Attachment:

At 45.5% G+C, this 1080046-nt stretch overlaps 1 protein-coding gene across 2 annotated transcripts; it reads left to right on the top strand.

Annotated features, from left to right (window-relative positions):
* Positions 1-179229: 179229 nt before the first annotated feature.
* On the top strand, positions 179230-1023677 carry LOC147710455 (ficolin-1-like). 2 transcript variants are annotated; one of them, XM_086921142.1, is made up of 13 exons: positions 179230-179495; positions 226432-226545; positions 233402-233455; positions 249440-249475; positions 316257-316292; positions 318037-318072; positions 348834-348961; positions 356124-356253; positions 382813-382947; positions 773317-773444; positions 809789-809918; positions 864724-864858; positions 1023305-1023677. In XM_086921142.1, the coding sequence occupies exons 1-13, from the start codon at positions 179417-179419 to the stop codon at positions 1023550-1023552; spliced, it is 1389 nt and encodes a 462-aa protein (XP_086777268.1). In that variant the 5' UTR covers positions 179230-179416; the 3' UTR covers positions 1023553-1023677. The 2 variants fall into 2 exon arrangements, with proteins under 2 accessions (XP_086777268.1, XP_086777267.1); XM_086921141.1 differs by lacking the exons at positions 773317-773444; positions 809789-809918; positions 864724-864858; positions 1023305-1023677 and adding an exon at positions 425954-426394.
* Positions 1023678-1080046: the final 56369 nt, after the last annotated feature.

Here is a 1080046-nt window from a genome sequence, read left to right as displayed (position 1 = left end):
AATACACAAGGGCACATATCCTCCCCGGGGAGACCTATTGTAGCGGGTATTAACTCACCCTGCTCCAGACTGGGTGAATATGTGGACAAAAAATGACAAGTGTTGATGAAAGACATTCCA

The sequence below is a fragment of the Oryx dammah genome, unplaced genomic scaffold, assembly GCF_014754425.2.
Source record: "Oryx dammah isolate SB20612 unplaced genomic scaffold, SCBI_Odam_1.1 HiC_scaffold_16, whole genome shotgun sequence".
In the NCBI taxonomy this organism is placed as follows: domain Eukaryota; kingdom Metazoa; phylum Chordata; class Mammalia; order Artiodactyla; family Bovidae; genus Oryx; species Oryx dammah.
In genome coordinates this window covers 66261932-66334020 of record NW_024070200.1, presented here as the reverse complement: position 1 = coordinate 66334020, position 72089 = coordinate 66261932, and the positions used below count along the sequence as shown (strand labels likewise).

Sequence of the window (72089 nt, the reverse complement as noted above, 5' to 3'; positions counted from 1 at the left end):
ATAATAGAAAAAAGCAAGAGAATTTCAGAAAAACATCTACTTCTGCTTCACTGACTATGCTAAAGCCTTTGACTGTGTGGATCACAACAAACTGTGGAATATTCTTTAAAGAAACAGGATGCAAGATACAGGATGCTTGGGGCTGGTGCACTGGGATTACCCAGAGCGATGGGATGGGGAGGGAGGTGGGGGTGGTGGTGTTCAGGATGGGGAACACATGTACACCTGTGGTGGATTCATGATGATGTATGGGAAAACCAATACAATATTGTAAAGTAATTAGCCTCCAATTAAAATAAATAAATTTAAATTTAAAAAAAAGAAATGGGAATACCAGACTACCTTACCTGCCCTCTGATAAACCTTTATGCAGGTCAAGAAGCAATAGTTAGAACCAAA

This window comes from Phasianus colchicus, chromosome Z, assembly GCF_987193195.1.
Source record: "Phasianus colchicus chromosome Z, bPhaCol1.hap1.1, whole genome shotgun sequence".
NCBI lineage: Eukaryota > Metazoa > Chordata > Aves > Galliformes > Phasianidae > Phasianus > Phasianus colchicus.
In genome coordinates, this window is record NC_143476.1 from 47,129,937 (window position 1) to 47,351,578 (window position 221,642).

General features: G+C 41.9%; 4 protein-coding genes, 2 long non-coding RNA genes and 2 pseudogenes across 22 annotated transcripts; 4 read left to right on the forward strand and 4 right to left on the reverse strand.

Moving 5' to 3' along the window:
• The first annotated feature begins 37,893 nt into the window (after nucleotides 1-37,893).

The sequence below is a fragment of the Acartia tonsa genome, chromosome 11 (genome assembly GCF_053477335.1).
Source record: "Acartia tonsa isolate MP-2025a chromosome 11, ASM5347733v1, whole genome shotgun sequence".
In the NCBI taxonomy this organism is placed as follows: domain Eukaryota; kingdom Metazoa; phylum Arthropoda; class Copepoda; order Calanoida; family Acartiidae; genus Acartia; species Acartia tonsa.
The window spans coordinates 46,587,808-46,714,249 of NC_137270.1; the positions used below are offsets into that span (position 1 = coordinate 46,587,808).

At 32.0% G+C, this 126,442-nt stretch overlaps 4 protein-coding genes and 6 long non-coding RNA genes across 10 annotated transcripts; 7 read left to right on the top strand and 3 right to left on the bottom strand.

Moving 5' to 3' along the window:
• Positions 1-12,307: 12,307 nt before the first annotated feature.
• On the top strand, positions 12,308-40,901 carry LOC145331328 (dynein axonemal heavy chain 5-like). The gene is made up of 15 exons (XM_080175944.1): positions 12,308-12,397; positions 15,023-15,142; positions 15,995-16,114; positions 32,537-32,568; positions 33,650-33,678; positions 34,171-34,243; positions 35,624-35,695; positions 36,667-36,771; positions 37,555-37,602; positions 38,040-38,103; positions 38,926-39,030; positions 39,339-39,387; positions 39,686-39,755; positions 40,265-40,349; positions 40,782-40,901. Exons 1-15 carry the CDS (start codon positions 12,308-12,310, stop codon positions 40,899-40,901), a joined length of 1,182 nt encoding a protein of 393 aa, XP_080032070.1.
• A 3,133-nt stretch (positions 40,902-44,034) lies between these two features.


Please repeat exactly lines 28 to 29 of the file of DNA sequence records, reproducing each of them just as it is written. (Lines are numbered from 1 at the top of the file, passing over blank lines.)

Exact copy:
• On the top strand, positions 12,308-40,901 carry LOC145331328 (dynein axonemal heavy chain 5-like). The gene is made up of 15 exons (XM_080175944.1): positions 12,308-12,397; positions 15,023-15,142; positions 15,995-16,114; positions 32,537-32,568; positions 33,650-33,678; positions 34,171-34,243; positions 35,624-35,695; positions 36,667-36,771; positions 37,555-37,602; positions 38,040-38,103; positions 38,926-39,030; positions 39,339-39,387; positions 39,686-39,755; positions 40,265-40,349; positions 40,782-40,901. Exons 1-15 carry the CDS (start codon positions 12,308-12,310, stop codon positions 40,899-40,901), a joined length of 1,182 nt encoding a protein of 393 aa, XP_080032070.1.
• A 3,133-nt stretch (positions 40,902-44,034) lies between these two features.